My Inspiring Close Encounter with Ray Bradbury
The air is full of tributes today to witer Ray Bradbury who died at 91. He deserves them. He was an exceptionally-alive guy. In fact I ran across one protest on Facebook from a writer who said that Bradbury had just Friended her. So apparently he was active and up-to-date to the end.
I met him on a trans-Atlantic crossing on the QE2, a trip on which he was lecturing and writing. The following is excerpted from a piece I wrote about the trip, the ship, and the writers thereon: "At Sea with my Writing."
Yes, he is working on a new novel on this cruise, he said, while waiting to go onstage. And he has written on this ship before. On an earlier crossing he got an idea for a new novel the night he boarded. He saw a passenger in a hallway, "some sort of English lord," a man whose face had been "horribly destroyed." Bradbury was so upset by the thought of a man losing his face that he burst into tears. And then he began writing. He finished the first 100 pages of A Graveyard for Lunatics on that voyage, working at night on a soundless typewriter.
His speech was, like my stateroom, exactly what I wanted. He told the audience how in 1929 when he was 12, he "fell in love with the future," and began collecting Buck Rogers spaceman comic strips. "All the kids in fifth grade made fun of me." And so he tore up his collection, then regretted it. Doing that, he said, "I killed myself. I killed the future. I listened to the damn fools."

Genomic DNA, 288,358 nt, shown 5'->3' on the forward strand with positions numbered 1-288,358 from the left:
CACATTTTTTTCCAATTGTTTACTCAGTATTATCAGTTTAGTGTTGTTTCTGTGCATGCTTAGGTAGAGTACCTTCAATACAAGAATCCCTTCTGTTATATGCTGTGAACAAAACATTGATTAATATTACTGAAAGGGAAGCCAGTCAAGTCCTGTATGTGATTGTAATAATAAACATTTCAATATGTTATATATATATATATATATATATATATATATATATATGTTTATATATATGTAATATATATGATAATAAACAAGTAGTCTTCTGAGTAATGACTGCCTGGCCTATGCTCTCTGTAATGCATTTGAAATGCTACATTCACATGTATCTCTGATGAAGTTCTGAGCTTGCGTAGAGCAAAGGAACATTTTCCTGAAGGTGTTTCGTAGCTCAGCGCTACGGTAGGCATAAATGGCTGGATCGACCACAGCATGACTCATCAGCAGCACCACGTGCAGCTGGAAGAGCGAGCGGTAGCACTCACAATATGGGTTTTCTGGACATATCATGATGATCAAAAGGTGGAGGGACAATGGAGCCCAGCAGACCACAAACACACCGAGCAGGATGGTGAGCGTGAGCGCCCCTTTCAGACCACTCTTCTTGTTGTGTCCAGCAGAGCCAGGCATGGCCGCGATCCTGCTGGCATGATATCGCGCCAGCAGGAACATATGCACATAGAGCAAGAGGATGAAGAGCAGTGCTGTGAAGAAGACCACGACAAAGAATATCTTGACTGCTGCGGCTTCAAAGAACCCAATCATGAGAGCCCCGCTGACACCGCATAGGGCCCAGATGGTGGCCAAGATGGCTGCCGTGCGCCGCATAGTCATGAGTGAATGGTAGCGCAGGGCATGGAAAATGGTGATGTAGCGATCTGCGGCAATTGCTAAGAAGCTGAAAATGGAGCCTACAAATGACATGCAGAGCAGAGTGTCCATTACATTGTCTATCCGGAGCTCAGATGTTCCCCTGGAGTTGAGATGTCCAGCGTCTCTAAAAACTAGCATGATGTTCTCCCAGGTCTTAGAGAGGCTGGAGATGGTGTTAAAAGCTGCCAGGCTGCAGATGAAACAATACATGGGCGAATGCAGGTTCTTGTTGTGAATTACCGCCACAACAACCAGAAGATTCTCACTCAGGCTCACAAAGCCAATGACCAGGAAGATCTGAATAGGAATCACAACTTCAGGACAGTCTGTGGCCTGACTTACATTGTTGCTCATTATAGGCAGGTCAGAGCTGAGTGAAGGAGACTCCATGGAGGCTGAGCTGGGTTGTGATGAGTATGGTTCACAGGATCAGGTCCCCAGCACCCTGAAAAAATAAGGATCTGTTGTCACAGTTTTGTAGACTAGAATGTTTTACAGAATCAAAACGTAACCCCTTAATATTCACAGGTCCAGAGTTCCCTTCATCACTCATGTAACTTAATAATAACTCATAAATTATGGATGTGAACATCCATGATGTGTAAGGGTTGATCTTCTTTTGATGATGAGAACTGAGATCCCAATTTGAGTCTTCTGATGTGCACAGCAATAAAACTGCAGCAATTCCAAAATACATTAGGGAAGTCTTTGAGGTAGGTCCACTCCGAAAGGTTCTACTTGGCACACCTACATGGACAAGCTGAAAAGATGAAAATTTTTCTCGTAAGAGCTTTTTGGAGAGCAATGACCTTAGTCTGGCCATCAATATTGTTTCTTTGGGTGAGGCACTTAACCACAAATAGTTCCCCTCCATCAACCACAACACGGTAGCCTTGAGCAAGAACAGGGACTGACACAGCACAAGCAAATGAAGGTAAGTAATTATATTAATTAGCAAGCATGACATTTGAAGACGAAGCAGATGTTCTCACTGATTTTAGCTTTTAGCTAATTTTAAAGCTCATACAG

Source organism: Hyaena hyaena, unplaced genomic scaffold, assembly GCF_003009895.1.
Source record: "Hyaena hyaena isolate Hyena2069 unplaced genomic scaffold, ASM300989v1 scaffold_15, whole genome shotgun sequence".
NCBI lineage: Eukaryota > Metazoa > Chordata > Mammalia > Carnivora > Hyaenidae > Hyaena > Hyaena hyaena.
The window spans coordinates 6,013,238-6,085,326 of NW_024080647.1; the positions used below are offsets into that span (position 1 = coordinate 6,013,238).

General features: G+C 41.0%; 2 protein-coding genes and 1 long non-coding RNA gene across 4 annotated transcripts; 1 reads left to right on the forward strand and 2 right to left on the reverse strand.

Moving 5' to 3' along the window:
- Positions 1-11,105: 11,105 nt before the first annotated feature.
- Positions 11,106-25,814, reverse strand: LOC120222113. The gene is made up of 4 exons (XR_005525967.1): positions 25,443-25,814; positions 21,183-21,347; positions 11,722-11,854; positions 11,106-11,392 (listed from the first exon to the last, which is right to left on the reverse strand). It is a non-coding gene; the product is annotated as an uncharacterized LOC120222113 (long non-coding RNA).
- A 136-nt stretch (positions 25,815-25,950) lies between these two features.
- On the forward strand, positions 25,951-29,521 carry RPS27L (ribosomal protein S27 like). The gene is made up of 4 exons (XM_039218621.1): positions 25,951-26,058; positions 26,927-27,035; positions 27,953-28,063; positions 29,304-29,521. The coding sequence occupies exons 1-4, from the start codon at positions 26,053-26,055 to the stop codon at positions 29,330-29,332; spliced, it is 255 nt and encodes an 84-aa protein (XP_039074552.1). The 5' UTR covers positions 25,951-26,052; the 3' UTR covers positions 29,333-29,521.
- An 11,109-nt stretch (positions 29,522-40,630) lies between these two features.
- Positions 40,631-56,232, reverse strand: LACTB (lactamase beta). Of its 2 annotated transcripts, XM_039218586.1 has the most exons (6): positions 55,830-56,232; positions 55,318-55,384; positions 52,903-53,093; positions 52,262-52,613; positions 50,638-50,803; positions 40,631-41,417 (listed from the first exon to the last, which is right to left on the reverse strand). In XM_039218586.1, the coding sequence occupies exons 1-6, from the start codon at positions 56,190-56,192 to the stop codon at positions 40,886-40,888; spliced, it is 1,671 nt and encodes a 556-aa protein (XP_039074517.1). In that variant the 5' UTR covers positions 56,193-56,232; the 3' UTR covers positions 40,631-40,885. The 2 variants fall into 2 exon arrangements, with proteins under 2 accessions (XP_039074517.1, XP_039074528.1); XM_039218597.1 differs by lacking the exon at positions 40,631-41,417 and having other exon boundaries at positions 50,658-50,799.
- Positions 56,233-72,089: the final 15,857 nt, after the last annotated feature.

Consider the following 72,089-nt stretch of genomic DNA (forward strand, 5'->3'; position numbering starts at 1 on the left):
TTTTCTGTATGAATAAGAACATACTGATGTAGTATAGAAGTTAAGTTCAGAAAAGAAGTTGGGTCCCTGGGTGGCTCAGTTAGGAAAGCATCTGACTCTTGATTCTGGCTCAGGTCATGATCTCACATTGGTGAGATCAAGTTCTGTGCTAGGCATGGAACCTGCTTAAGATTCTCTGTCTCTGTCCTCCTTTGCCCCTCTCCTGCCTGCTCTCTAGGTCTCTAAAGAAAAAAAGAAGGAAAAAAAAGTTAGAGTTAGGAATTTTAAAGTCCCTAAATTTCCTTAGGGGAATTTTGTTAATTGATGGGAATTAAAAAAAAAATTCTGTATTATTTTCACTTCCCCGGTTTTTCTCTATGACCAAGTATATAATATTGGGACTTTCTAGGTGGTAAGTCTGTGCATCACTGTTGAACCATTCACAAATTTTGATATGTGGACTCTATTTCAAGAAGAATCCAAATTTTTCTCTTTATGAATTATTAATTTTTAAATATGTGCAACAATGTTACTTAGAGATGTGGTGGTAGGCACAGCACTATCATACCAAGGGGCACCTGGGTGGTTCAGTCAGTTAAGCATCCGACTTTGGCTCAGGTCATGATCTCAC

He returned to Buck Rogers, whatever the other fifth-graders might think. When his big break came, years later, it was because of boyhood passions he'd held onto. Director John Huston, on reading a Bradbury story about a dinosaur, called to ask if he'd like to write a screenplay, in the same spirit, about a white whale.
A few days later I was interviewing a fellow voyager, director Francis Ford Coppola, about his writing on this crossing. We were sitting in the lounge outside the dining room.
Bradbury, formal in coat and tie, stopped to say hello. Coppola had a question for him he'd been meaning to ask: what were his favorite
science fiction movies of all time? "Close Encounters of the Third Kind," Bradbury began, "it's flawed, but the closing minutes are
transcendent, with hope for the future…."
Like a lot of other people today, I'm wishing Ray Bradbury a happy celestial voyage, a crossing, to wonders as great as his optimism and imagination.
Categories: enhancing creativity